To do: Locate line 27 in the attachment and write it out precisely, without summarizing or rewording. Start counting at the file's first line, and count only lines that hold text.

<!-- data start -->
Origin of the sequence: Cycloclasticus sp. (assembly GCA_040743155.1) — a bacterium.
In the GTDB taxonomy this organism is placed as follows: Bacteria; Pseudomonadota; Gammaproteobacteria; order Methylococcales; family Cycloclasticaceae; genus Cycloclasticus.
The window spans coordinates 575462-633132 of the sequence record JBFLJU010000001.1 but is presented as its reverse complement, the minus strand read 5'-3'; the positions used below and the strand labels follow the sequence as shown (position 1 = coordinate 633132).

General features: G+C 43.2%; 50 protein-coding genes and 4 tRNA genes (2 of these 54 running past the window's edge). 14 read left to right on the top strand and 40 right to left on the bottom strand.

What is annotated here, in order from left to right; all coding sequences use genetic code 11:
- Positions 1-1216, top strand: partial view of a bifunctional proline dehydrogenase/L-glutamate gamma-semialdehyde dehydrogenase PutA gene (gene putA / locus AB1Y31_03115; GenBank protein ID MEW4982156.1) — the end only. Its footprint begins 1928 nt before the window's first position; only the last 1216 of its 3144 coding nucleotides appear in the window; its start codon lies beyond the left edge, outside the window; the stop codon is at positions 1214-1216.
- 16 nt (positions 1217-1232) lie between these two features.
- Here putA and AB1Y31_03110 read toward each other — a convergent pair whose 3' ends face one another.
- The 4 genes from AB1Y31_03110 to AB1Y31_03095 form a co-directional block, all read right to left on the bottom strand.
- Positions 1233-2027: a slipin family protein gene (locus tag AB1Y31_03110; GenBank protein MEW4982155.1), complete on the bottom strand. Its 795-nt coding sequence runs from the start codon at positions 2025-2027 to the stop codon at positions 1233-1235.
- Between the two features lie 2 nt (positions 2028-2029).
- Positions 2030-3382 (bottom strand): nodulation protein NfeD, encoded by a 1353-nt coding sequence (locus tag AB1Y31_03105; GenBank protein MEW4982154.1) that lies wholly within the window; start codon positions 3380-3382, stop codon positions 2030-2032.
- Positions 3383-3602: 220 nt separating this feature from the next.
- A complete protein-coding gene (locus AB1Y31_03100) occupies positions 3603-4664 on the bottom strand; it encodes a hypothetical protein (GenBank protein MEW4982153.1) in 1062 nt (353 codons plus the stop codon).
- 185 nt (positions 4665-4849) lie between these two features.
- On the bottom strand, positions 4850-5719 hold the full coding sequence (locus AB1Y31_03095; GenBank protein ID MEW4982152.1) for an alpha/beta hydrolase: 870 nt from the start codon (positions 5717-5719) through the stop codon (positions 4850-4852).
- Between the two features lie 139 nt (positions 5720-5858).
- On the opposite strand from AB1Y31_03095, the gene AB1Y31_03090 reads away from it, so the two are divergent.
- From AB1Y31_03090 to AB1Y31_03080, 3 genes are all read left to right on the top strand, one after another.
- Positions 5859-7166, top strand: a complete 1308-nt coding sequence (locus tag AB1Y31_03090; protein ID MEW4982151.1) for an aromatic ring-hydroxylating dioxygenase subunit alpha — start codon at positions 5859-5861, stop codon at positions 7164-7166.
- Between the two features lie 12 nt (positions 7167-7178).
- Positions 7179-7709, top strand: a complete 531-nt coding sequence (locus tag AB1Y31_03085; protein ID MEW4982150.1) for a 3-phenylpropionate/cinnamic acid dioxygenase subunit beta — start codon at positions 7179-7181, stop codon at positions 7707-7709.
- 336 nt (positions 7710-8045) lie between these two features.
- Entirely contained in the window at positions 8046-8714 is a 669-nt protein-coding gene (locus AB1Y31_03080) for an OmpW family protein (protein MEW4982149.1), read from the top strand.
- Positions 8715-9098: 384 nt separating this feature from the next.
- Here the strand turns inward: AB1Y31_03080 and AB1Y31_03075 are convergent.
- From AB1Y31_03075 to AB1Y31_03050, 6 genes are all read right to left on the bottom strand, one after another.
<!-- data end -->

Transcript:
- From AB1Y31_03075 to AB1Y31_03050, 6 genes are all read right to left on the bottom strand, one after another.